1 in 9 jobs in hospitals; Patient death after failed ventilator check;

> One in nine U.S. jobs are in hospitals, according to an American Hospital Association (AHA) report. More than $2.2 trillion in economic activity in 2009 is attributed to hospitals, which employ more than 5.4 million people, according to the AHA. Report (.pdf)

> The Marin County (Calif.) Coroner's Office found that a patient at Marin General Hospital died after hospital staff failed to check if her ventilator was working properly before leaving her room. The hospital will be implementing new patient safety procedures, according the Associated Press. Article

> A Salem (Va.) Veterans Affairs Medical Center nurse admitted to stealing prescription medications while on duty for personal use, reports WSLS 10, an NBC affiliate. Amy Elizabeth McCoy, a former registered nurse, pleaded guilty to charges of two counts of stealing Fentanyl from patients. Article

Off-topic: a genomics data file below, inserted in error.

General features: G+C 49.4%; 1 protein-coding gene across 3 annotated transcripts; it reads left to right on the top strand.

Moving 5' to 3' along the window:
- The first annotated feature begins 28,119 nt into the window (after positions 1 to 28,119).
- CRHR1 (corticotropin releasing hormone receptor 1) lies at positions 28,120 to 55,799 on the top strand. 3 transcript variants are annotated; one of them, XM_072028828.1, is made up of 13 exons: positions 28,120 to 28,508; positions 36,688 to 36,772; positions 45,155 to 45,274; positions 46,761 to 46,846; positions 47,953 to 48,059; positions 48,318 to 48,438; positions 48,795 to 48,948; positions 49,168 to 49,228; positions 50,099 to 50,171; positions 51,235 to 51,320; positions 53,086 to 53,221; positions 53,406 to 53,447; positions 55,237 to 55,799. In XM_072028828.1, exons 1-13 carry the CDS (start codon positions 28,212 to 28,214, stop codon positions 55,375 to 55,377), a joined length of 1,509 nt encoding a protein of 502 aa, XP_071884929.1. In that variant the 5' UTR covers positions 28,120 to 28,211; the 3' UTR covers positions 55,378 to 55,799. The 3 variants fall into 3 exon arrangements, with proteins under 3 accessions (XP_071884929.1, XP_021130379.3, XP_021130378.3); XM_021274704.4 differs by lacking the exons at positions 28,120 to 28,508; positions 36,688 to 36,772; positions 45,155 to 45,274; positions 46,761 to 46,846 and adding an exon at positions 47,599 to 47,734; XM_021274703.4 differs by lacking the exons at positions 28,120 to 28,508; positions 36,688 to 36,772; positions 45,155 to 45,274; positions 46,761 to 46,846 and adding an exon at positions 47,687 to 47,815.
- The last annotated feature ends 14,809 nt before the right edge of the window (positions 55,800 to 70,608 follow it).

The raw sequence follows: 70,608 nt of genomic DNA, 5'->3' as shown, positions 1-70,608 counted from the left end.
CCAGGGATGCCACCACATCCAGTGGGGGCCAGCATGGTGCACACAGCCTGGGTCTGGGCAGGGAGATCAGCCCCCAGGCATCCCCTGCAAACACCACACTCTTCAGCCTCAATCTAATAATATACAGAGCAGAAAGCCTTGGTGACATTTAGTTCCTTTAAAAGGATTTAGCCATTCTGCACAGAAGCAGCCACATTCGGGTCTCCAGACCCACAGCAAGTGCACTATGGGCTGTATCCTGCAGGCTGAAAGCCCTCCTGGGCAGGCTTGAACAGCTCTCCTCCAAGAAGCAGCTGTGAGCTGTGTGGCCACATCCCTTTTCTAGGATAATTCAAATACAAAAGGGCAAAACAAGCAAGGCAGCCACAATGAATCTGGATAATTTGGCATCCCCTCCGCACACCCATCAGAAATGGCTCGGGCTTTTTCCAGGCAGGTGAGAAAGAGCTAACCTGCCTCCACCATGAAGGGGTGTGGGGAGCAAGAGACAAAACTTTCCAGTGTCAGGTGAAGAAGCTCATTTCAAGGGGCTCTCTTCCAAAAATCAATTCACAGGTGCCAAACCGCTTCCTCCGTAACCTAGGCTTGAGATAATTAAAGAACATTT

> After employees allegedly looked at health information of two celebrity patients, the University of California at Los Angeles Health System (UCLAHS) and the U.S. Health & Human Services (HHS) yesterday announced they settled potential HIPAA privacy and security violations. UCLAHS will settle for $865,500 and will commit to a corrective action plan to ensure HIPAA compliance, according to HHS. HHS news brief

> Sutter Health in Sacramento will be getting $6 million after labor union United Here in 2005 sent postcard warnings to Northern California residents that the hospital used soiled linens in maternity wards. The 2006 court decision was the largest award against a labor union in U.S. history, which was then retried, reports the Sacramento Bee. United Here officially apologized on Wednesday. Article

And Finally... Termites may be good for something and could be used as biofuel. News brief

Suggested Articles

The profit margins and management of Community Health Group raise questions about oversight of managed care insurers.

Financial experts are warning practices about the pitfalls of promoting medical credit cards to their patients.

A proposed rule issued by HHS on Tuesday would expand short-term coverage, a move Seema Verma said will have "virtually no impact" on ACA premiums.